Another entry in the internet security hall of shame....
paul.hoffman at vpnc.org
Mon Sep 12 12:52:09 EDT 2005
At 3:52 AM +1200 9/11/05, Peter Gutmann wrote:
>Sure, but those issues have already been addressed by pretty much every site
>that needs to use passwords or user authentication for any reason. That's the
>point I was trying to make, that the standard response to use of passwords (or
>PSKs) is they don't work, they don't scale, you can't handle revocation,
>distribution is a problem, etc etc etc. However, despite all of these issues,
>all the sites that need to authenticate users are using passwords, and they
>seem to be doing OK with that.
In many deployments of "SSL first, then authenticate the user with a
password", the "site" consists of two or more machines. Many or most
high-traffic secure sites use SSL front-end systems to terminate the
SSL connection, then pass the raw HTTP back to one or more web
servers inside the network.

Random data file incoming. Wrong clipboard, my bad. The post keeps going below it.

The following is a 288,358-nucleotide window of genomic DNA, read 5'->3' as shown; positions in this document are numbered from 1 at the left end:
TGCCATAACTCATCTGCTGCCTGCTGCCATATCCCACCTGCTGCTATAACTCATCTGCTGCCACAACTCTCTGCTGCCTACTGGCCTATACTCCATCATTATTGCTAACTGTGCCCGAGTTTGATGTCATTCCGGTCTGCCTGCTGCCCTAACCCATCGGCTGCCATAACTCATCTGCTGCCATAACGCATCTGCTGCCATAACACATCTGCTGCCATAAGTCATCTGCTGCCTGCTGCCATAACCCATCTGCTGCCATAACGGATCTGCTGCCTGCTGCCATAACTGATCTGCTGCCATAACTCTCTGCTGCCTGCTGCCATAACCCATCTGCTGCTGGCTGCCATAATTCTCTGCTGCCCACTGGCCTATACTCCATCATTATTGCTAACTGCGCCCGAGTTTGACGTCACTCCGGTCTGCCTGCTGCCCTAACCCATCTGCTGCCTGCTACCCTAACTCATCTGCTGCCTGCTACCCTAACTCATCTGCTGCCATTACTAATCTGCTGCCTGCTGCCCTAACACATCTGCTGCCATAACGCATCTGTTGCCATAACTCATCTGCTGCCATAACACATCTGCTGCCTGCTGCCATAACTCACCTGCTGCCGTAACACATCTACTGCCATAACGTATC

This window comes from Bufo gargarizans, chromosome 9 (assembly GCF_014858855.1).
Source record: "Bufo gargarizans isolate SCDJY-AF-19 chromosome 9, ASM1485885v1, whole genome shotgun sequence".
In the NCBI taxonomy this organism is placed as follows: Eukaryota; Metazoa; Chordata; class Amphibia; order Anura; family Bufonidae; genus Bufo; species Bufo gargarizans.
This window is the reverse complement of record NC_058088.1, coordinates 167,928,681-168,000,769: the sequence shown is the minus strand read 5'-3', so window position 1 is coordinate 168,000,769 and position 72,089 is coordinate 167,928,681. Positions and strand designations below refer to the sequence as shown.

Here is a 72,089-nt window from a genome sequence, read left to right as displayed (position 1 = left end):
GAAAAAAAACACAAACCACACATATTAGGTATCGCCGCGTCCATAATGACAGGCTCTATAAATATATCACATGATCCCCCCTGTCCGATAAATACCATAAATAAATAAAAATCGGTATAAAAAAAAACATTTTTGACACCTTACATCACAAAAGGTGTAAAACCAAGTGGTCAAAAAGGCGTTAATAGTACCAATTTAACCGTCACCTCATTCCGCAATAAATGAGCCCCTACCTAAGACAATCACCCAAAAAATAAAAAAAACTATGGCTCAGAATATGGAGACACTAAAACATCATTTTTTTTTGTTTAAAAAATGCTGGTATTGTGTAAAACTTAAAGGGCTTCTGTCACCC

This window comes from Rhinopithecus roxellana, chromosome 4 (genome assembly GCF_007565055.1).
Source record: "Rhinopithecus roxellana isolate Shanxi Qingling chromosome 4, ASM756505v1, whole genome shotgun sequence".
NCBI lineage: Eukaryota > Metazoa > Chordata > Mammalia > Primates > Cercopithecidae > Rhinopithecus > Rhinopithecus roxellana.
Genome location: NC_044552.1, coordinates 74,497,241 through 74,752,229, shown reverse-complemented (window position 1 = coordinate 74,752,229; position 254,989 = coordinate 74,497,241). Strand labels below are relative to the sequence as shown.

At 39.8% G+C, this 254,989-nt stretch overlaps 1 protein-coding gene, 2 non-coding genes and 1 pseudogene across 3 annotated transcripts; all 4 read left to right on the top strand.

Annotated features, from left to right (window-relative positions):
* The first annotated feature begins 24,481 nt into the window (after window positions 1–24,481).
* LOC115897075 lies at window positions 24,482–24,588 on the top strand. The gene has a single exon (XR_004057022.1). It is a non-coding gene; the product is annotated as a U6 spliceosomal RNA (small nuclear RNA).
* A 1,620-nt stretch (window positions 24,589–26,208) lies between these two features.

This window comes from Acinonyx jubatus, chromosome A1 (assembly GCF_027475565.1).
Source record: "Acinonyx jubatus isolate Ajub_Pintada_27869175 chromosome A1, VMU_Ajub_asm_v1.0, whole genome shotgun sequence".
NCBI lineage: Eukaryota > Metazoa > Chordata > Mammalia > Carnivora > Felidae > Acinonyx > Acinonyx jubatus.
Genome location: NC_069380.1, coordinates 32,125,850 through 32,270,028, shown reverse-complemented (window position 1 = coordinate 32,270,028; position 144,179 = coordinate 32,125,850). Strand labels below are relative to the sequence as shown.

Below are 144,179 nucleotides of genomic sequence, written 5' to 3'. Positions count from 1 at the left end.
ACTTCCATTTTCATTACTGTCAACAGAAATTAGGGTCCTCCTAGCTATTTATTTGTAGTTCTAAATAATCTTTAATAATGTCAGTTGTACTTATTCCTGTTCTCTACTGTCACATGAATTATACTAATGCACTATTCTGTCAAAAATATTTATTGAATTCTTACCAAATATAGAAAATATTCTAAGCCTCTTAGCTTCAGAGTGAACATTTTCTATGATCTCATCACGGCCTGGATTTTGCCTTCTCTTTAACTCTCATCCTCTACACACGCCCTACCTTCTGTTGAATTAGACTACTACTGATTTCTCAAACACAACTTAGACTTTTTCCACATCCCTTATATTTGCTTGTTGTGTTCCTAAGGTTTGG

The reason I bring this up is that the SSL server generally does not
have access to the users' credentials. It could, of course, but in
today's environments, it doesn't. Changing to TLS-PSK involves not
only changing all the client SSL software and server SSL software,
but also the what the SSL server's role in the transaction is.
>I think it depends on how much pain banks and
>merchants are willing to endure due to phishing attacks.
Exactly. So far, the banks have not found it that painful. If they
had, they would be spending much more money on reducing the problem.
Banks are extremely good at measuring risks and costs, and then
counterbalancing them. Banks do not feel like the costs are that high
yet. They haven't even started any significant anti-phishing efforts.
Said another way, the anti-phishing efforts so far have been cheap
and mostly ineffective.
>Yeah, that's still a possibility, although I think you can probably train most
>users to not do this.
Even though pretty much all of our user security training efforts
have been a dismal failure so far, you assume that we'll get this one
right? If we don't, then the large cost of upgrading everyone's SSL,
and the banks' SSL processes, is wasted. That's a interesting risk.
--Paul Hoffman, Director
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